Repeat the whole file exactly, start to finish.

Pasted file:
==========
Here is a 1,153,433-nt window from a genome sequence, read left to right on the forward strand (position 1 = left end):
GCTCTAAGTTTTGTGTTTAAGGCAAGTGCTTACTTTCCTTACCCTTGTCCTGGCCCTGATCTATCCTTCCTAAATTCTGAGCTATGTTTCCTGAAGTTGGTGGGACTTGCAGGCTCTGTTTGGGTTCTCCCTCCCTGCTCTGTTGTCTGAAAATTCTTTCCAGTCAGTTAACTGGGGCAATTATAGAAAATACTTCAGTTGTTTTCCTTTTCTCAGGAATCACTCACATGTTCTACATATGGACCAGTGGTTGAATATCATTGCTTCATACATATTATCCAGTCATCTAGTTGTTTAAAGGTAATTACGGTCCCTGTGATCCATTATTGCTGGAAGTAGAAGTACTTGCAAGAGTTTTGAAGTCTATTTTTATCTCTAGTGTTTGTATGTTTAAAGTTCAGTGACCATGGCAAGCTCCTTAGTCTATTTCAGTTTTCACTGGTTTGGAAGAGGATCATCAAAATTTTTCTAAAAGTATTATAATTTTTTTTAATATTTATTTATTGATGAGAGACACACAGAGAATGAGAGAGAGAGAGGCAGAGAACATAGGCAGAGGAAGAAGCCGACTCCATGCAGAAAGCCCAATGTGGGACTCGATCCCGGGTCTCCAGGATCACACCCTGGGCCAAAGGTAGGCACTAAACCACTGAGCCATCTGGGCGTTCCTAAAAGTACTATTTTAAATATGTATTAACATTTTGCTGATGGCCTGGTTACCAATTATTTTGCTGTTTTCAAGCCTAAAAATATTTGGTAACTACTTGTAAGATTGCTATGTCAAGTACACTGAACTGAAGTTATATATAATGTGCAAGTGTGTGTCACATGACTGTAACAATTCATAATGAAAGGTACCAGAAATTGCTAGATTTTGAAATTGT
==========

Here is a 1,153,433-nt window from a genome sequence, read left to right on the forward strand (position 1 = left end):
GCTCTAAGTTTTGTGTTTAAGGCAAGTGCTTACTTTCCTTACCCTTGTCCTGGCCCTGATCTATCCTTCCTAAATTCTGAGCTATGTTTCCTGAAGTTGGTGGGACTTGCAGGCTCTGTTTGGGTTCTCCCTCCCTGCTCTGTTGTCTGAAAATTCTTTCCAGTCAGTTAACTGGGGCAATTATAGAAAATACTTCAGTTGTTTTCCTTTTCTCAGGAATCACTCACATGTTCTACATATGGACCAGTGGTTGAATATCATTGCTTCATACATATTATCCAGTCATCTAGTTGTTTAAAGGTAATTACGGTCCCTGTGATCCATTATTGCTGGAAGTAGAAGTACTTGCAAGAGTTTTGAAGTCTATTTTTATCTCTAGTGTTTGTATGTTTAAAGTTCAGTGACCATGGCAAGCTCCTTAGTCTATTTCAGTTTTCACTGGTTTGGAAGAGGATCATCAAAATTTTTCTAAAAGTATTATAATTTTTTTTAATATTTATTTATTGATGAGAGACACACAGAGAATGAGAGAGAGAGAGGCAGAGAACATAGGCAGAGGAAGAAGCCGACTCCATGCAGAAAGCCCAATGTGGGACTCGATCCCGGGTCTCCAGGATCACACCCTGGGCCAAAGGTAGGCACTAAACCACTGAGCCATCTGGGCGTTCCTAAAAGTACTATTTTAAATATGTATTAACATTTTGCTGATGGCCTGGTTACCAATTATTTTGCTGTTTTCAAGCCTAAAAATATTTGGTAACTACTTGTAAGATTGCTATGTCAAGTACACTGAACTGAAGTTATATATAATGTGCAAGTGTGTGTCACATGACTGTAACAATTCATAATGAAAGGTACCAGAAATTGCTAGATTTTGAAATTGT